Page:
In time, all music comes full circle.
Having originally been introduced to the music of East Africa through Mulatu Astatke’s inclusion on the soundtrack for Jim Jarmusch’s soundtrack for the 2005 film Broken Flowers, it was only a matter of time before I would find my way to the voluminous Ethiopiques series. That acclaimed 20-volume series from Buda Musique is treasure trove of East African music, especially for those seeking a deeper dip into the golden age of Ethiopian popular music and the swinging sounds that reigned supreme in Addis Ababa through the late '60s and early '70s.
Right about the same time that Broken Flowers was released to DVD, the foundations were laid in Boston for an invigorating reemergence of the rich and heady sounds of Ethiopian music. Drawing inspiration in part from the Ethiopiques series, saxophonist Danny Mekonnen and vocalist Bruck Tesfaye originally formed the Debo Band as a one-off trio. But over the course of the next several years, including two prominent festival appearances in Africa, the trio expanded to an 11-piece orchestra. And with last year’s release of their critically-acclaimed eponymous studio debut, they Debo Band has established itself, not only as the premiere Ethiopian dance band in the US, but as one of the most respected in the world.
So with this in mind, I fully embraced the opportunity to witness the Debo Band’s recent headlining appearance at the state-of-the art Artisphere ballroom in Arlington, Virginia. Sitting just across the Potomac River from Washington, DC, this also meant the opportunity to share the moment with the increasingly large and influential Ethiopian population of Washington, DC, where it is estimated that one out of five African immigrants originate from the East African nation.
Right out of the gate, Tesfaye and the band set the tone for the night with their thrilling rework of Mahmoud Ahmed’s "Asha Gedawo," one of the highlights of their new CD and an infectious invitation to partake in ecstatic shake. The initial reluctance of the crowd quickly dissipated as the band continued with the slinky funk of "Lantchi Biye" (from their 2010 live EP, Flamingoh) and the festive jump of "Oromo." Tesfaye frequently wove through the crowd, encouraging them to display their impressive skills at modern variations of traditional Ethiopian dance, most notably the rhythmic shimmy style that derives from Guragigna. At moments, the dancers upstaged the band, much to band’s desire and delight.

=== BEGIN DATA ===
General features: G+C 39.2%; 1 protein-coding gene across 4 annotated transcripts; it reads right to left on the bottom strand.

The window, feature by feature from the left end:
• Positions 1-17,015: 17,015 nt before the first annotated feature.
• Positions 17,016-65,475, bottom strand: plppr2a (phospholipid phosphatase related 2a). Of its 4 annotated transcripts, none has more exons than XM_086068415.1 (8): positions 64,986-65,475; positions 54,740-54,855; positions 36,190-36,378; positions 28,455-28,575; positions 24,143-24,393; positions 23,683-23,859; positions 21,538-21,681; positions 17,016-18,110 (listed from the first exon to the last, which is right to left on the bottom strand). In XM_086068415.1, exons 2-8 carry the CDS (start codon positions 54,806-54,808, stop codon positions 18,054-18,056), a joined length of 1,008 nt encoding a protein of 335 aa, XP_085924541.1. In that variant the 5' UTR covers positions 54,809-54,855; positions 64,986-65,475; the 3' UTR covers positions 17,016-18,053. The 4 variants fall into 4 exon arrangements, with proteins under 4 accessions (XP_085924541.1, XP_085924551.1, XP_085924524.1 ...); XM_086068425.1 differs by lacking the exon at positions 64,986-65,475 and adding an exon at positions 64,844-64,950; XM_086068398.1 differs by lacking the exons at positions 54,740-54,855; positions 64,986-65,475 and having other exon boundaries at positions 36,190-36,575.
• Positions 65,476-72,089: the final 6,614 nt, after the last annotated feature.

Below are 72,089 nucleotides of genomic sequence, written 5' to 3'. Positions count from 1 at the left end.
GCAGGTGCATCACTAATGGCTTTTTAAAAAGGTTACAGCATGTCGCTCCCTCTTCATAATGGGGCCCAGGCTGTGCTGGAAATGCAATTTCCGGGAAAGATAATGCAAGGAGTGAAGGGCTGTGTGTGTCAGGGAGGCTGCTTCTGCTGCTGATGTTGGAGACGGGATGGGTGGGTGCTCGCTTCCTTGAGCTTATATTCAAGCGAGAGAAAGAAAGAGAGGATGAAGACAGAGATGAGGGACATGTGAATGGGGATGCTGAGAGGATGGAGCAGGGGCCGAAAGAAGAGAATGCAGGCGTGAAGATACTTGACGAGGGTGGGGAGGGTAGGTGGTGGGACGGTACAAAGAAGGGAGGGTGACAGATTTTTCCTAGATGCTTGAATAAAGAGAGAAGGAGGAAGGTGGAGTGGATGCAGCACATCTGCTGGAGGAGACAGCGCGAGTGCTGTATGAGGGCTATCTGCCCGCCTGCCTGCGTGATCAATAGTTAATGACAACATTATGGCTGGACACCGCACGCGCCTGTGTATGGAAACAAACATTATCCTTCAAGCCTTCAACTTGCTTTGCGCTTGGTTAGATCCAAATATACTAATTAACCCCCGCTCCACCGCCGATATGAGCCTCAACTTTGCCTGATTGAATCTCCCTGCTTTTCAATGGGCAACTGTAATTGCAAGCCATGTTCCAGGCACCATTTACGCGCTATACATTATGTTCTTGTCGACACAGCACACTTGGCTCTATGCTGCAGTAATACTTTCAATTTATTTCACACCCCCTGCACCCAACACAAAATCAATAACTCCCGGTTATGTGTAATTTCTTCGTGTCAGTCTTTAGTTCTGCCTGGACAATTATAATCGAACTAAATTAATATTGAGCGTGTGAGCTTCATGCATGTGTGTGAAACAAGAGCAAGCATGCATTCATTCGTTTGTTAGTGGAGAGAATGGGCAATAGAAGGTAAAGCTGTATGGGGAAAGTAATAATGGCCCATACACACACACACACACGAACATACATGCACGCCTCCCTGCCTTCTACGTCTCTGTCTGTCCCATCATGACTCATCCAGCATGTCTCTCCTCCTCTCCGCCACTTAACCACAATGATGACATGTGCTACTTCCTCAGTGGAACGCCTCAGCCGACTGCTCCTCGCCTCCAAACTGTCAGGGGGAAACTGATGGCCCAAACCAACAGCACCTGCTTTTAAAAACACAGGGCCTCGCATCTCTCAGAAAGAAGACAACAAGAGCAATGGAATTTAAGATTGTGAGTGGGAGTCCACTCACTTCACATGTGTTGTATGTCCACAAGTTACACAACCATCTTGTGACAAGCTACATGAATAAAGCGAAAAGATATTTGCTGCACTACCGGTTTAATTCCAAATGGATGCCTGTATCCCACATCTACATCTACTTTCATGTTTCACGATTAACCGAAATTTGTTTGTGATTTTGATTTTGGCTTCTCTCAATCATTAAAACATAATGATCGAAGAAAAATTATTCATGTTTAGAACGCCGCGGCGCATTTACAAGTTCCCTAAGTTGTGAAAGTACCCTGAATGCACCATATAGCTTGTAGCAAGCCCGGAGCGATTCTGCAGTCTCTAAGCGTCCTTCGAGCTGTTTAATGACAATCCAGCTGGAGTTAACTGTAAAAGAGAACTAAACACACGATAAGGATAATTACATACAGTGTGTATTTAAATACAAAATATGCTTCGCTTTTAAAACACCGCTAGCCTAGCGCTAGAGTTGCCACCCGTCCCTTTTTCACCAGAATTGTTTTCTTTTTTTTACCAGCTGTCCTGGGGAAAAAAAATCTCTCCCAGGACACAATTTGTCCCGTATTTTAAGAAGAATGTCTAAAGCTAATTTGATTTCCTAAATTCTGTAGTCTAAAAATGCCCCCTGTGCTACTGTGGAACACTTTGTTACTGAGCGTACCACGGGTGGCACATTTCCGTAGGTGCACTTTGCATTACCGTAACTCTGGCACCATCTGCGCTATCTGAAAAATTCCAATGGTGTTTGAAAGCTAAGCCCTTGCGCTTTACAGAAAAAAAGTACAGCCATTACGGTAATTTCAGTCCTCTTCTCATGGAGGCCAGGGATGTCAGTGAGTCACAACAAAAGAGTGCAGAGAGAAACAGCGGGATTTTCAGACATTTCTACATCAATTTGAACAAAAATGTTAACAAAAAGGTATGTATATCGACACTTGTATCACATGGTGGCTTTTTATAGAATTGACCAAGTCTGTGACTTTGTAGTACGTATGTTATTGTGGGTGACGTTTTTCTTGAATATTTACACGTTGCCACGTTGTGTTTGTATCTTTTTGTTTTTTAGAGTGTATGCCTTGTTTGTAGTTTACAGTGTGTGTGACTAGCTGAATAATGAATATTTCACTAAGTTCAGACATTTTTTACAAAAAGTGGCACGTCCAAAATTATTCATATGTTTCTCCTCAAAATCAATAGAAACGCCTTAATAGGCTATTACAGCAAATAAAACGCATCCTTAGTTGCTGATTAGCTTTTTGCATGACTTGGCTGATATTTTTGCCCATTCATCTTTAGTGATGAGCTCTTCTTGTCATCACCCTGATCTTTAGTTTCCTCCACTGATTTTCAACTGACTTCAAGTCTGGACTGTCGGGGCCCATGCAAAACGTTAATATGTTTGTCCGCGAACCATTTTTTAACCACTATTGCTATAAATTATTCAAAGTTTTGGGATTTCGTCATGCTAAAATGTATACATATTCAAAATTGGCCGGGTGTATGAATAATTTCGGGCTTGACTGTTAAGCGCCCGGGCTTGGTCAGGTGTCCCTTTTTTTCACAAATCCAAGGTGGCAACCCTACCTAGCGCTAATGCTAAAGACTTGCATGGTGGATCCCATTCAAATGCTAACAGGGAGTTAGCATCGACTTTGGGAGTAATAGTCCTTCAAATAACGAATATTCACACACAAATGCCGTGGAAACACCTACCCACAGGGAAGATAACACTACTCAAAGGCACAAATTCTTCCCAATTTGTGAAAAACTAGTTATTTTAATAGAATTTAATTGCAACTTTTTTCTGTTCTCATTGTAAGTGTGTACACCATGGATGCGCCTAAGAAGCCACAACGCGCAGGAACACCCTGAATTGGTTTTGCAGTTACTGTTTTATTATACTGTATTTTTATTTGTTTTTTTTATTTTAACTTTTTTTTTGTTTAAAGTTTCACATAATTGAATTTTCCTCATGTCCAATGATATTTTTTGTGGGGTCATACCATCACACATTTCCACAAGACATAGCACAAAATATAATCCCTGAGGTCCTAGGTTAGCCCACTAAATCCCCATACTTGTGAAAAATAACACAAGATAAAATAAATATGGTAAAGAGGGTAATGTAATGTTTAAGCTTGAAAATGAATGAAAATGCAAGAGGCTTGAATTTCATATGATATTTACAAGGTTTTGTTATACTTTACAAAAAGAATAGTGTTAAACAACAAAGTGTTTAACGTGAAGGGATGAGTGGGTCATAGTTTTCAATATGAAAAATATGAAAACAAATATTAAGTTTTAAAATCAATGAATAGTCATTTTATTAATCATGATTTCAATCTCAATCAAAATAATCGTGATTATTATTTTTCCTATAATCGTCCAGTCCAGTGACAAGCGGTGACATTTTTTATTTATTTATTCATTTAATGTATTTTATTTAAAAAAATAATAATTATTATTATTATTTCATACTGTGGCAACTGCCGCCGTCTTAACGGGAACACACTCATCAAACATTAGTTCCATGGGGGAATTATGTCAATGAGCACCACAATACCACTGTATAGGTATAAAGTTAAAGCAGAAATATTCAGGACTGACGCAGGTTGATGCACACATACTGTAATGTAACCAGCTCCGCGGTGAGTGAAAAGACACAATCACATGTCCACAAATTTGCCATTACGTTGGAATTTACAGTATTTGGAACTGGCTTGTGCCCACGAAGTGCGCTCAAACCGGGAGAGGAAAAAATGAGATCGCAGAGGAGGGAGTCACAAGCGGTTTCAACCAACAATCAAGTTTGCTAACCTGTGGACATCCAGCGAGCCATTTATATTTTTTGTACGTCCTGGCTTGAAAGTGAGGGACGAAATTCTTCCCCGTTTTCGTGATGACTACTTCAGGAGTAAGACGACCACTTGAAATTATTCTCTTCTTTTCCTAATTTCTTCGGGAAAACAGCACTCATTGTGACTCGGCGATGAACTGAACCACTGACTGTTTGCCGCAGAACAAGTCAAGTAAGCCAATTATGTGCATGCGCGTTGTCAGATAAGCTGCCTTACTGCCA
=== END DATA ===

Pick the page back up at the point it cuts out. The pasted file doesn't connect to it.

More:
In time, the Debo Band transcended the space and one could imagine the rich atmosphere of an azmari bet in the heyday of Ethiopian music, especially as the brass and wind section tore through a fiery rendition of Alemayehu Eshete’s "Addis Ababa Bete," which featured some wicked riffs by tenor saxophonist Gabe Birnbaum.
Tesfaye stood alone at mid-set, giving most of the band a break as he vocalized his take on Alemu Aga’s "Medinanna Zelesegna." The chant-like delivery in the Amharic language was reminiscent of a Jewish piyyut, and the respite was both enchanting and relaxing.
The second half of the set focused more heavily on their recent album, from Mekonnen’s soaring "And Lay" to Jonah Rapino’s dizzying salute to "Habesha," the broad cultural reference for Eritrean and Ethiopian immigrants. Modern interpretations of Muluqen Mèlèssè’s "Tenesh Kelbe Lay," Mahmoud Ahmed’s "Belomi Benna," and Sahle Degago’s "Yefeker Wegagene" kept the audience enthralled and dancing, right up until the final swinging notes of Alemayehu Eshete’s intoxicating "Ney Ney Weleba."
For myself and many others in the room, it had been more than an opportunity to experience a glimpse back in time to Ethiopia’s golden age. Rather, it was a reminder that era provides a pathway towards the future, one that is in strong hands with the Debo Band.